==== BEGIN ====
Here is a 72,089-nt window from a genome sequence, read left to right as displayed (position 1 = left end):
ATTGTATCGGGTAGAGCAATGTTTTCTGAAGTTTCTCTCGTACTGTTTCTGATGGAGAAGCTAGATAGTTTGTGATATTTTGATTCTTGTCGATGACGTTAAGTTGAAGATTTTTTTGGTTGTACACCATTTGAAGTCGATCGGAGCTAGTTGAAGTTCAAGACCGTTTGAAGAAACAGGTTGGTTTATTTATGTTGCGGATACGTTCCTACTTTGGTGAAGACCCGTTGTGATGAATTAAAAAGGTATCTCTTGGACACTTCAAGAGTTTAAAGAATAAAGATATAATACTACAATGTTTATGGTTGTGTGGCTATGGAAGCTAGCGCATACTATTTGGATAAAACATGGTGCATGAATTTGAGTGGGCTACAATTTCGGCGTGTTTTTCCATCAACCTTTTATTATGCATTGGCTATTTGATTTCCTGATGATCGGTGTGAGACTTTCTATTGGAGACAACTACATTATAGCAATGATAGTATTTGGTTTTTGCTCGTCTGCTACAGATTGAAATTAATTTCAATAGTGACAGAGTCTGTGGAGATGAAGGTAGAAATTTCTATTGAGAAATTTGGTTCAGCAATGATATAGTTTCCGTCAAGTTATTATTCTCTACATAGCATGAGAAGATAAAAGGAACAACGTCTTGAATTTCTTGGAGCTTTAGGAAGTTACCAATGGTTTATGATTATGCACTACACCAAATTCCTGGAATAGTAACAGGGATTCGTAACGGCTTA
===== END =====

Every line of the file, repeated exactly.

Here is a 72,089-nt window from a genome sequence, read left to right as displayed (position 1 = left end):
ATTGTATCGGGTAGAGCAATGTTTTCTGAAGTTTCTCTCGTACTGTTTCTGATGGAGAAGCTAGATAGTTTGTGATATTTTGATTCTTGTCGATGACGTTAAGTTGAAGATTTTTTTGGTTGTACACCATTTGAAGTCGATCGGAGCTAGTTGAAGTTCAAGACCGTTTGAAGAAACAGGTTGGTTTATTTATGTTGCGGATACGTTCCTACTTTGGTGAAGACCCGTTGTGATGAATTAAAAAGGTATCTCTTGGACACTTCAAGAGTTTAAAGAATAAAGATATAATACTACAATGTTTATGGTTGTGTGGCTATGGAAGCTAGCGCATACTATTTGGATAAAACATGGTGCATGAATTTGAGTGGGCTACAATTTCGGCGTGTTTTTCCATCAACCTTTTATTATGCATTGGCTATTTGATTTCCTGATGATCGGTGTGAGACTTTCTATTGGAGACAACTACATTATAGCAATGATAGTATTTGGTTTTTGCTCGTCTGCTACAGATTGAAATTAATTTCAATAGTGACAGAGTCTGTGGAGATGAAGGTAGAAATTTCTATTGAGAAATTTGGTTCAGCAATGATATAGTTTCCGTCAAGTTATTATTCTCTACATAGCATGAGAAGATAAAAGGAACAACGTCTTGAATTTCTTGGAGCTTTAGGAAGTTACCAATGGTTTATGATTATGCACTACACCAAATTCCTGGAATAGTAACAGGGATTCGTAACGGCTTA